John Sciacca Writes...
Random Thoughts (Blog)
Random Thoughts (Blog)
Random Thoughts (Blog)
|Posted on August 26, 2011 at 11:45 AM|
While I’d certainly like to build up my profession as a custom installer and make it seem like what I do is SO difficult and strenuous and mentally taxing and requiring brain-surgeon-level-expertise, the truth is, most times, it really isn’t. There is way more monotony of "Black wire to black connection, red wire to red connection..." than any real rocket science.
Sure there are those daunting times when you walk onto a new 12,000 square foot, blank canvas job site and are faced with that moment of, “OK, what are we gonna do here?” And then when you return to see a trunkline of wiring that looks like it could run the NY subway system, and then when you are troubleshooting code on a program. Sure, those things can be tough. But, for the most part, like any other job, once you do it enough, it becomes fairly straight forward, SOP. Pull this wire from here to there. Trim this wire out in this manner. Connect to this piece. Configure the system in this way. A tweak here and there and then done. Whatever it is, work the problem one wire at a time and it isn’t too overwhelming.
But what ultimately makes a job go well is not necessarily what equipment the client picked, not the size of their budget, not the cool factor of the gear, and not the ingenious design of your control GUI. Not. Ultimately a job going well comes down to the coordination and the flow.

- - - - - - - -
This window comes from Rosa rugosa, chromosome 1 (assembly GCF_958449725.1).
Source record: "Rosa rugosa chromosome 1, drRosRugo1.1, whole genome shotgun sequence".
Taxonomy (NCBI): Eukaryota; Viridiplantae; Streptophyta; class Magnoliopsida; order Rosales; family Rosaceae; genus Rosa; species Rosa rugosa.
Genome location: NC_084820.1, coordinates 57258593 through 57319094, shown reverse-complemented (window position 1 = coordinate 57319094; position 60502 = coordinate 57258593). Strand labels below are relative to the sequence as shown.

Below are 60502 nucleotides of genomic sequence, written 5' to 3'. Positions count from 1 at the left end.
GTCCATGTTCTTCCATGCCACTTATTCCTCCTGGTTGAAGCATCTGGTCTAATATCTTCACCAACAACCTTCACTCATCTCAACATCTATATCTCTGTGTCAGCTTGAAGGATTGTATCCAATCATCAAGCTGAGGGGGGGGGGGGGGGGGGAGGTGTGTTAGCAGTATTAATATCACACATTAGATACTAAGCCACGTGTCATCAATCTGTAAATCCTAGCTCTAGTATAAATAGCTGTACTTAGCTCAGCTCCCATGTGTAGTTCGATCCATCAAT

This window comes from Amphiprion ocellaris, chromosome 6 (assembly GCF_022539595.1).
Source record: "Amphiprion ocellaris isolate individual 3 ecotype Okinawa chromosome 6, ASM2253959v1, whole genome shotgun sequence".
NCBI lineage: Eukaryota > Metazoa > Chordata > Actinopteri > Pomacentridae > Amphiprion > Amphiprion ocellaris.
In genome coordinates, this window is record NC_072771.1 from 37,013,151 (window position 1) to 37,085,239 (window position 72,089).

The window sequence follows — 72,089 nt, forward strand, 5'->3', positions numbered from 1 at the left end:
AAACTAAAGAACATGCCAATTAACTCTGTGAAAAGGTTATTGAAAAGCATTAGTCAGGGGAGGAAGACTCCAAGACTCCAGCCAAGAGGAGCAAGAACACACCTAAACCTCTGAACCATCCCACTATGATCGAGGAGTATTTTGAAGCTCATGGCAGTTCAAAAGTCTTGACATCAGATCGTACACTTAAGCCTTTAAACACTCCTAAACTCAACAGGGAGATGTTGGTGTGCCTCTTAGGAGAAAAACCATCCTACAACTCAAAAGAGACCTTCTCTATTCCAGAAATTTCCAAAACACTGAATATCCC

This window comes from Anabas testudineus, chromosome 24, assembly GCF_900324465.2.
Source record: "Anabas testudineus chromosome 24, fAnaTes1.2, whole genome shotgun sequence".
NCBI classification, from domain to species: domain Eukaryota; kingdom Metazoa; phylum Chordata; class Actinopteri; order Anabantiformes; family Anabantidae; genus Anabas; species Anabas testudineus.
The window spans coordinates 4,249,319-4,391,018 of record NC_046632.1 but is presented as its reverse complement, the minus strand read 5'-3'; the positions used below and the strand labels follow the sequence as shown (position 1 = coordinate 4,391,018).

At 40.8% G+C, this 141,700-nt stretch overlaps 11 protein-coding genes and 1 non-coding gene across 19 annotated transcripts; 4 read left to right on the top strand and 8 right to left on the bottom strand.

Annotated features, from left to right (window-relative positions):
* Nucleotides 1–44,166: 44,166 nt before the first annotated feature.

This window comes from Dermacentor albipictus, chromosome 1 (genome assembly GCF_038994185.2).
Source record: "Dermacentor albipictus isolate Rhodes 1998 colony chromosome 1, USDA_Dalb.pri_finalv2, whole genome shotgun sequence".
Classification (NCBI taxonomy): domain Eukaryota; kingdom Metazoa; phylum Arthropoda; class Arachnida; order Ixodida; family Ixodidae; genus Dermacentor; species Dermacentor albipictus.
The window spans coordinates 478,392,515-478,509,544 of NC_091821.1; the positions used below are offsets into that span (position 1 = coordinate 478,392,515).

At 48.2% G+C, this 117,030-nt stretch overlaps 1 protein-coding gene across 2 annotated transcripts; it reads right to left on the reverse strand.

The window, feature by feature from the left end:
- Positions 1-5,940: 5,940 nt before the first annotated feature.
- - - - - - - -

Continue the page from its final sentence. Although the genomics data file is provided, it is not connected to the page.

There are a lot of little gears and cogs and trades that all need to turn and mesh for a job to flow smoothly. Sure, at the end of the day – eventually, whenever that day may come – the job WILL ultimately get finished. But at the end, what keeps it from all falling apart into a giant, seething stress ball is someone that can handle the project management. The framers, the electricians, the plumbers, the carpenters, the painters, the pool installer, and us, the all-mighty A/V installer.
A lot of it boils down to scheduling.
We are working on three jobs right now that are all coming apart in their own little ways. Two of the jobs are residential projects where the biggest problem is the homeowners themselves. They have both got it into their heads that they will – by God and for the love of all that is holy! – that THEY WILL be moving into their homes by Labor Day. "Why this arbitrary day?" you ask. “Surel they’re being evicted from their other homes!” you say. “They’ll have nowhere else to live comes Monday the 5th of September?” you ponder. No. They both have other homes in the area.
“Well then they are small jobs, right, where they just want to tidy up the little details and move in?” you postulate. No. These are both MASSIVE jobs. Easily $1.5MM each. I’m not exactly sure why Labor Day has been chosen as the deadline, but it has. And all hell is breaking loose on the jobs – trades literally tripping over one another trying to get their little piece of the puzzle completed – to try and accommodate this request.
But when you rush-rush the very end of the project – the part where people are carefully doing the trim and detail work that you actually notice – what you end up with is rushed and sloppy work. Sure , they might get it “done” and move in, but to get themselves into the home 2-3 weeks early, they are going to live in a home with poor finish work for 5…10…15+ years. Stupid.
I looked at one of the jobs yesterday. We’re scheduled to deliver around $60k worth of gear to the home on Monday. Yesterday the floor in the media room was still just a concrete slab. Lights not up. Trades still cutting wood for trim and molding so it can be installed and then stained and painted. But, the builder says that he will have the carpet in our media room and A/V closet installed on Saturday and that we should plan on coming full steam on Monday. So, plan we do.